Global Bonds, Global Bond
Please note that we are not authorised to provide any investment advice. The content on this page is for information purposes only.
Global bonds are debt instruments that are issued simultaneously in several countries. These bonds are usually issued by large multinational organizations and sovereign entities, both of which regularly carry out large fund-raising exercises. By issuing global bonds, an issuing entity is able to attract funds from a vast set of investors and reduce its cost of borrowing. These bonds are specifically designed to be traded in any financial market.
Types of Global Bonds
Global bonds can be of three types:
How do Global Bonds Work?
Trading in global bonds is similar to that of regular bonds. However, unlike regular bonds, they can be issued in the domestic as well as in international currencies. The returns on global bonds could be impacted by fluctuations in the foreign currency market.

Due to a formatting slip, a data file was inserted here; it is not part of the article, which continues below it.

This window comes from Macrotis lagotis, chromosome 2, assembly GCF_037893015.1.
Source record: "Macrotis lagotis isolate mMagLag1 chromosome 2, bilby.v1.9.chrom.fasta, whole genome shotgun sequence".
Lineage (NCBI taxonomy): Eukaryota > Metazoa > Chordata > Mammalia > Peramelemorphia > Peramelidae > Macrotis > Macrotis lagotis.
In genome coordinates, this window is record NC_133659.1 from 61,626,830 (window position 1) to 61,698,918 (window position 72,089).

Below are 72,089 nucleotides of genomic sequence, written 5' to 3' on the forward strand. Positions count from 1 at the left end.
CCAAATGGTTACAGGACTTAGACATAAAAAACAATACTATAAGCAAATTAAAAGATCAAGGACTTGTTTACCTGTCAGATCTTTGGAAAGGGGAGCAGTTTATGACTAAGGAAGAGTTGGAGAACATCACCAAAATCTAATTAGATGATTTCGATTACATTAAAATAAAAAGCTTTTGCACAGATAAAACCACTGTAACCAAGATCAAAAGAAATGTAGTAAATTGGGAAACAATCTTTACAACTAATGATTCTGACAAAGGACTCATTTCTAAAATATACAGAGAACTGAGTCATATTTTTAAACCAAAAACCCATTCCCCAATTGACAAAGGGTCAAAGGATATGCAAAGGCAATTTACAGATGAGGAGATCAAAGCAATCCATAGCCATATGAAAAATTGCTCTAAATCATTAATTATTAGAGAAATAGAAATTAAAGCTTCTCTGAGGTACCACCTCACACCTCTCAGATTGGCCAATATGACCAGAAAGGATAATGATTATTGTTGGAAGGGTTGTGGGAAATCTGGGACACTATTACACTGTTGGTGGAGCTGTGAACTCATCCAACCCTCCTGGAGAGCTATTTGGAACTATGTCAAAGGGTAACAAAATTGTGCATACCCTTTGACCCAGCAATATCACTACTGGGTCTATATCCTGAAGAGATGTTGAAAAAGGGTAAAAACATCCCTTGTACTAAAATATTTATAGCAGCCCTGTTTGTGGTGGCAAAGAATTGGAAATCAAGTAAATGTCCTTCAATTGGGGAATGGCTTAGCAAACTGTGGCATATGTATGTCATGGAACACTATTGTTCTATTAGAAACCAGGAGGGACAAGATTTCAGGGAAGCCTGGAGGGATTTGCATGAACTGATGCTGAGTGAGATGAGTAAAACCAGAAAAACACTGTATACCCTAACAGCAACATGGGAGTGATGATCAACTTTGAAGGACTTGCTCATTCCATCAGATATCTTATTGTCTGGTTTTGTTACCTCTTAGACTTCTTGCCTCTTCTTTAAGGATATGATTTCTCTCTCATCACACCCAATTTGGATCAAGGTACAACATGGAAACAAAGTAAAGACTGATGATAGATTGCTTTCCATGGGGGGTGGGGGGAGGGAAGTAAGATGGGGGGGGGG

Thus, when investing in global bonds, an investor must select a bond that is:
- Issued in a stable currency, like the US dollar or the Euro, or opt for bonds in the domestic currency.
- Issued from a country that has a stable government. Although bonds from countries with less stable government may offer higher yields, there is a higher risk of default.
Benefits of Global Bonds
- Help in diversifying an investment portfolio: Investment in global bonds helps reduce exposure to economic or political instability in a specific country and improves a portfolio’s risk profile. For instance, returns to a US investor who has invested in Japanese and European bonds will not be impacted by fluctuations in the US interest rates.
- Improve the rate of return: Returns from global bonds are typically higher than returns offered by traditional government bonds and securities.
Dangers of Global Bonds
The risks associated with global bond investing are:
- Capital gains can erode when an investor’s domestic currency appreciates vis-à-vis the currency in which the bond is issued.
- The risk of the issuer defaulting on interest and principal payments is high due to the lack of government data on these bonds.
- High taxes are levied on profits generated through these bonds. These taxes, at times, make global bonds unattractive.